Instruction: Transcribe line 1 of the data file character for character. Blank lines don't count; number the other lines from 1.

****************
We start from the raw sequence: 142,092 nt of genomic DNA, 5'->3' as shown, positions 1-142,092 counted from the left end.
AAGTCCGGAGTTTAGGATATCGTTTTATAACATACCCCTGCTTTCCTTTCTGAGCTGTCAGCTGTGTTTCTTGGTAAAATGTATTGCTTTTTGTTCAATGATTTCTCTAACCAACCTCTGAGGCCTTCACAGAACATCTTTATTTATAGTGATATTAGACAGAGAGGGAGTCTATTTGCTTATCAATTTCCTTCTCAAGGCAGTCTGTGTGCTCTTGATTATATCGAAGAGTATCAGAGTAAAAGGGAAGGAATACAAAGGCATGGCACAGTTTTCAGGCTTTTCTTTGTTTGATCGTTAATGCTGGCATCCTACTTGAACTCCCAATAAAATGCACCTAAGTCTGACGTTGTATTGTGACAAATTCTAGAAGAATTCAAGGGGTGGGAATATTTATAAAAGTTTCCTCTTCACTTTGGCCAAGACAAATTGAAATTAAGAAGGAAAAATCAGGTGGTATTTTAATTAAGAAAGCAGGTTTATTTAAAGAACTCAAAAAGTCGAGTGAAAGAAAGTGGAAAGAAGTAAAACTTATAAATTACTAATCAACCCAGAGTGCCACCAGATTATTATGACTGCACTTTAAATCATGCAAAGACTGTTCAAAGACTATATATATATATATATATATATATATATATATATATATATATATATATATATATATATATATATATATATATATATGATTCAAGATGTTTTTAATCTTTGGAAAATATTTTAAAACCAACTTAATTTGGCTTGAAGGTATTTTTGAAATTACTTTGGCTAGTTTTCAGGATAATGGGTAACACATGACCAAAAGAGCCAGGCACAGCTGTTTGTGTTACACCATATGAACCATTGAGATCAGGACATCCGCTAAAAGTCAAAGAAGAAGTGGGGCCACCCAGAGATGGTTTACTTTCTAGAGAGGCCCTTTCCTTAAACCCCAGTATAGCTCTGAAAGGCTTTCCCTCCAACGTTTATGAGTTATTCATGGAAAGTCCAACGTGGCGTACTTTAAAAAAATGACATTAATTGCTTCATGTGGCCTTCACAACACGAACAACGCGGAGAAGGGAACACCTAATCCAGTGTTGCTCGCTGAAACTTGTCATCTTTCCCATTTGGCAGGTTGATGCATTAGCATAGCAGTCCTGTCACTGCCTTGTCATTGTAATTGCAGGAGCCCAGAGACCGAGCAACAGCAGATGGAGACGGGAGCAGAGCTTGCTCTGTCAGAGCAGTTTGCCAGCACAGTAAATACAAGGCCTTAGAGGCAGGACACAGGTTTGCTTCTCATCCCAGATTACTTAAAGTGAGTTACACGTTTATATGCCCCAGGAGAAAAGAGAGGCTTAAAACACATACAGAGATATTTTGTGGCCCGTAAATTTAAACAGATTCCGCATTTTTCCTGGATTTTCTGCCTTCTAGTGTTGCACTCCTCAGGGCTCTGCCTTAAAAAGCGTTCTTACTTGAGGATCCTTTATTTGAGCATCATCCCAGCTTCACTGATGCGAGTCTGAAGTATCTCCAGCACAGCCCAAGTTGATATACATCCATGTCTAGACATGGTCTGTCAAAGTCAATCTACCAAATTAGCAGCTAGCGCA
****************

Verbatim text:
We start from the raw sequence: 142,092 nt of genomic DNA, 5'->3' as shown, positions 1-142,092 counted from the left end.